I am inspired by women and men in their 90s. In very old age, they seem to be true to themselves.
I interviewed 12 nonagenarians early this year. As I listen again to their voices, I am still charmed by how different they are from each other and how thoroughly individual. They always were individuals, for sure, but in very old age there’s absolutely no doubt at all that they are entirely comfortable being their unique, authentic selves.
I think that’s why I found their company strangely calming, even in vigorous conversations. I didn’t have to second-guess what they meant.
In our interviews, they didn’t seem to have that filter of, “What will people think?” They said exactly what they thought. And as one of them said, “Now, when I talk, I believe what I say.”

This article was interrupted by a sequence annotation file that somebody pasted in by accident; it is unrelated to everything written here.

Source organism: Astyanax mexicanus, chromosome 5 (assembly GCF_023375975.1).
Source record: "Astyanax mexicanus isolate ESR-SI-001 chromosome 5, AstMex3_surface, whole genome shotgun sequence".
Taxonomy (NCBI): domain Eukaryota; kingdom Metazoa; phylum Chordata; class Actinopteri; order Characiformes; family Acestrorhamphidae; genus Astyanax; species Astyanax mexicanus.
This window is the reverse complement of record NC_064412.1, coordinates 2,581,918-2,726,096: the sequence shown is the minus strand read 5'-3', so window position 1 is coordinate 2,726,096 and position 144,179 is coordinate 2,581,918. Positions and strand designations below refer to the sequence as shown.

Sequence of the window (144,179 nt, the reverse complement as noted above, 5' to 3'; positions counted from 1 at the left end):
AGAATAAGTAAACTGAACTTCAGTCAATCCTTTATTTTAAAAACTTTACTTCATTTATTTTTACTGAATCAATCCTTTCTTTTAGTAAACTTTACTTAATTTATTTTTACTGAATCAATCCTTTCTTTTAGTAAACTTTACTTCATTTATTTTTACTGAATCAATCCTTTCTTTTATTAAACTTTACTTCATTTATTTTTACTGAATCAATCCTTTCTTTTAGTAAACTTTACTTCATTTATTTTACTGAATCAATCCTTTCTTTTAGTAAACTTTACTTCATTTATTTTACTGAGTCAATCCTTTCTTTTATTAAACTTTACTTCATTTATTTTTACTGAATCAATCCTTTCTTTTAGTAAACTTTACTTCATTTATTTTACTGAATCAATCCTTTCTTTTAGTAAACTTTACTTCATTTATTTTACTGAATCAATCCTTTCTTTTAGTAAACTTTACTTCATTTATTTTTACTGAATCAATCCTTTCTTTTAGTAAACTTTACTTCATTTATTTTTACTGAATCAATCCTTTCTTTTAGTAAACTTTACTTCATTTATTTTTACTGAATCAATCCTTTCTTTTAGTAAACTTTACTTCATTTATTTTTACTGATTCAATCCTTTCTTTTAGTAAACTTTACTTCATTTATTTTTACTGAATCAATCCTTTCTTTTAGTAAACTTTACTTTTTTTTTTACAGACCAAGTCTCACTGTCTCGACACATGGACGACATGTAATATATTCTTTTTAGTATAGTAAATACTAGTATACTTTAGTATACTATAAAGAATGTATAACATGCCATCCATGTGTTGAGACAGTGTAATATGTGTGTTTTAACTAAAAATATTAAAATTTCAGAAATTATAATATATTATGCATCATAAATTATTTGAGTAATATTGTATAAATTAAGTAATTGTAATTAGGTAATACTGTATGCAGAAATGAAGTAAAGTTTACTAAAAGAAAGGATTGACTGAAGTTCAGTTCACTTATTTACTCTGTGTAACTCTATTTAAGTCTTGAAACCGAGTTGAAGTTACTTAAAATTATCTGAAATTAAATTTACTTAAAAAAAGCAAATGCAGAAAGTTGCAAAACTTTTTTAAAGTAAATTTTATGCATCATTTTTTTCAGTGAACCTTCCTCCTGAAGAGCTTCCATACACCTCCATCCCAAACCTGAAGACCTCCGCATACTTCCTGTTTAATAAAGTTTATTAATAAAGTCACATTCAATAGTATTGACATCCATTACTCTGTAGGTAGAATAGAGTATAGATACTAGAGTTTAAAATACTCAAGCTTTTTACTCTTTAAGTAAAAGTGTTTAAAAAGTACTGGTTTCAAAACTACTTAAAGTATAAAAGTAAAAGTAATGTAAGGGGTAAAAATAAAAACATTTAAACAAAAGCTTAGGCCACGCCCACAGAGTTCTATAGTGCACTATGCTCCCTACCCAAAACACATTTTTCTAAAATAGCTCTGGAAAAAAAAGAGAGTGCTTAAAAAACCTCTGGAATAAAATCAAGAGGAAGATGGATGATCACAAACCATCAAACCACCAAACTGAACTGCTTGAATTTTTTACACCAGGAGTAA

What an amazing thing to say! Is that true of you? Is that true of me? More so now, perhaps, in my 80s: I usually think a little longer before I speak. I do filter what I say, but not for fear of being blamed or disliked or embarrassed. It’s more like, What do I really think about this? What might be true and possibly helpful?
By the way, obviously I did not interview the Queen. But she certainly was an extraordinary working nonagenarian.
Right now my life is over-full, with three performances in the next two weeks. Working with a play script inspired by conversations with very old people excites me and yet it brings me a kind of peace. I take from these conversations the knowledge that it is possible to live an authentic, creative, satisfying life in your 90s, even with illness, disabilities, and the many and various changes brought on by aging.